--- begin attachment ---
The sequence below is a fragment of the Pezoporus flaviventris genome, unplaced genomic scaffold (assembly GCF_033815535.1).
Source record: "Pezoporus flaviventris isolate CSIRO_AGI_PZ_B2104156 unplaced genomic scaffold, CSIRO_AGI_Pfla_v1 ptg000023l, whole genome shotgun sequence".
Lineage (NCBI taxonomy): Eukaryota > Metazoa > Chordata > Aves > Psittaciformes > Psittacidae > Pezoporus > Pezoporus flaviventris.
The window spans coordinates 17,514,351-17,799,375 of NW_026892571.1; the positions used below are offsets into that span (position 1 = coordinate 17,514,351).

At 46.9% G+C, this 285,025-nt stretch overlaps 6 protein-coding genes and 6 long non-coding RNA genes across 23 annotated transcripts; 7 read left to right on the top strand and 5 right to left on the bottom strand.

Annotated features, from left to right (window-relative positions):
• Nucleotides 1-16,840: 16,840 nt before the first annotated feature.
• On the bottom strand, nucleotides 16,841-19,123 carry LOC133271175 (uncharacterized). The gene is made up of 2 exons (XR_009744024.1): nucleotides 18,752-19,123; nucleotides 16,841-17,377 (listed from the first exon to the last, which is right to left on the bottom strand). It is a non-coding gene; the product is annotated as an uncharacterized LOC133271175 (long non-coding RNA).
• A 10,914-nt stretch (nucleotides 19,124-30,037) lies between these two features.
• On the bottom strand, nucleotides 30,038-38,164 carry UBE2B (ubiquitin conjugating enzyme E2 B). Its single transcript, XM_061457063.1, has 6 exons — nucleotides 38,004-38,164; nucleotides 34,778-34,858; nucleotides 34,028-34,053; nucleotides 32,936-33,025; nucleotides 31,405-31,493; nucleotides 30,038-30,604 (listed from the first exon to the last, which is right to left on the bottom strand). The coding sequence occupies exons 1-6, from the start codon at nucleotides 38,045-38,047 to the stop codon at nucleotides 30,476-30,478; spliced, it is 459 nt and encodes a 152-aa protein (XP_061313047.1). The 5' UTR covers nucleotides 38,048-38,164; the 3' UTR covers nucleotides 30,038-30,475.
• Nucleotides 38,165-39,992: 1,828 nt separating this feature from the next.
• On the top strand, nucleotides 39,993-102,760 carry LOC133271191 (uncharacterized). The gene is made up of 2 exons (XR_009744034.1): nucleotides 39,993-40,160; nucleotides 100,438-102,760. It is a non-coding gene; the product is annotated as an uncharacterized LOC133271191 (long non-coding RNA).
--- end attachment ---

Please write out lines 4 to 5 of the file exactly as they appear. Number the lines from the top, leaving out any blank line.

The window spans coordinates 17,514,351-17,799,375 of NW_026892571.1; the positions used below are offsets into that span (position 1 = coordinate 17,514,351).

At 46.9% G+C, this 285,025-nt stretch overlaps 6 protein-coding genes and 6 long non-coding RNA genes across 23 annotated transcripts; 7 read left to right on the top strand and 5 right to left on the bottom strand.